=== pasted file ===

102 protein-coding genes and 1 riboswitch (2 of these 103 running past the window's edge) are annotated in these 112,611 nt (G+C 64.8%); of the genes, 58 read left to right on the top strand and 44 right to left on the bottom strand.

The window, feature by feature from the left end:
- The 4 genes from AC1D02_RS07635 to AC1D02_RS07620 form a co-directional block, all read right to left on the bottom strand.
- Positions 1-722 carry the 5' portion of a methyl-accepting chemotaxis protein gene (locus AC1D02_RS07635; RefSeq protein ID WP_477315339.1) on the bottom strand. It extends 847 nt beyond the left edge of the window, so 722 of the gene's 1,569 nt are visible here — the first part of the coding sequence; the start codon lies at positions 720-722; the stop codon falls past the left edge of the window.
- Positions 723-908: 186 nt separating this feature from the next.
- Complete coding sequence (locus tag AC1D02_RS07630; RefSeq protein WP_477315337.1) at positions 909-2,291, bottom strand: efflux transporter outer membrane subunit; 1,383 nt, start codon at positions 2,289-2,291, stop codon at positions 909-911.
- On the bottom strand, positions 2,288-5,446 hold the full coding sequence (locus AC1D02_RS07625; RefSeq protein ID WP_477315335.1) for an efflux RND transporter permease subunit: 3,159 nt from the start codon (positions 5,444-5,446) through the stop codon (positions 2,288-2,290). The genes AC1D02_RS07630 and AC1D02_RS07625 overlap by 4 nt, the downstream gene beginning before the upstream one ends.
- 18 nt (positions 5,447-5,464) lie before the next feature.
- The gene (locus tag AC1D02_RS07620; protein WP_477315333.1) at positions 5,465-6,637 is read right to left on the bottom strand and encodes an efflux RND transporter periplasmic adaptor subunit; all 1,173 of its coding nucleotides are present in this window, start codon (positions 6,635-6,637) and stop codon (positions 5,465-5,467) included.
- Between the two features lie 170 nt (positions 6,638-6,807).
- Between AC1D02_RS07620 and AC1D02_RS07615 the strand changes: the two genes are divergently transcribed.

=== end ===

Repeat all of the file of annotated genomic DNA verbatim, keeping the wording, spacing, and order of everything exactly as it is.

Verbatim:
102 protein-coding genes and 1 riboswitch (2 of these 103 running past the window's edge) are annotated in these 112,611 nt (G+C 64.8%); of the genes, 58 read left to right on the top strand and 44 right to left on the bottom strand.

The window, feature by feature from the left end:
- The 4 genes from AC1D02_RS07635 to AC1D02_RS07620 form a co-directional block, all read right to left on the bottom strand.
- Positions 1-722 carry the 5' portion of a methyl-accepting chemotaxis protein gene (locus AC1D02_RS07635; RefSeq protein ID WP_477315339.1) on the bottom strand. It extends 847 nt beyond the left edge of the window, so 722 of the gene's 1,569 nt are visible here — the first part of the coding sequence; the start codon lies at positions 720-722; the stop codon falls past the left edge of the window.
- Positions 723-908: 186 nt separating this feature from the next.
- Complete coding sequence (locus tag AC1D02_RS07630; RefSeq protein WP_477315337.1) at positions 909-2,291, bottom strand: efflux transporter outer membrane subunit; 1,383 nt, start codon at positions 2,289-2,291, stop codon at positions 909-911.
- On the bottom strand, positions 2,288-5,446 hold the full coding sequence (locus AC1D02_RS07625; RefSeq protein ID WP_477315335.1) for an efflux RND transporter permease subunit: 3,159 nt from the start codon (positions 5,444-5,446) through the stop codon (positions 2,288-2,290). The genes AC1D02_RS07630 and AC1D02_RS07625 overlap by 4 nt, the downstream gene beginning before the upstream one ends.
- 18 nt (positions 5,447-5,464) lie before the next feature.
- The gene (locus tag AC1D02_RS07620; protein WP_477315333.1) at positions 5,465-6,637 is read right to left on the bottom strand and encodes an efflux RND transporter periplasmic adaptor subunit; all 1,173 of its coding nucleotides are present in this window, start codon (positions 6,635-6,637) and stop codon (positions 5,465-5,467) included.
- Between the two features lie 170 nt (positions 6,638-6,807).
- Between AC1D02_RS07620 and AC1D02_RS07615 the strand changes: the two genes are divergently transcribed.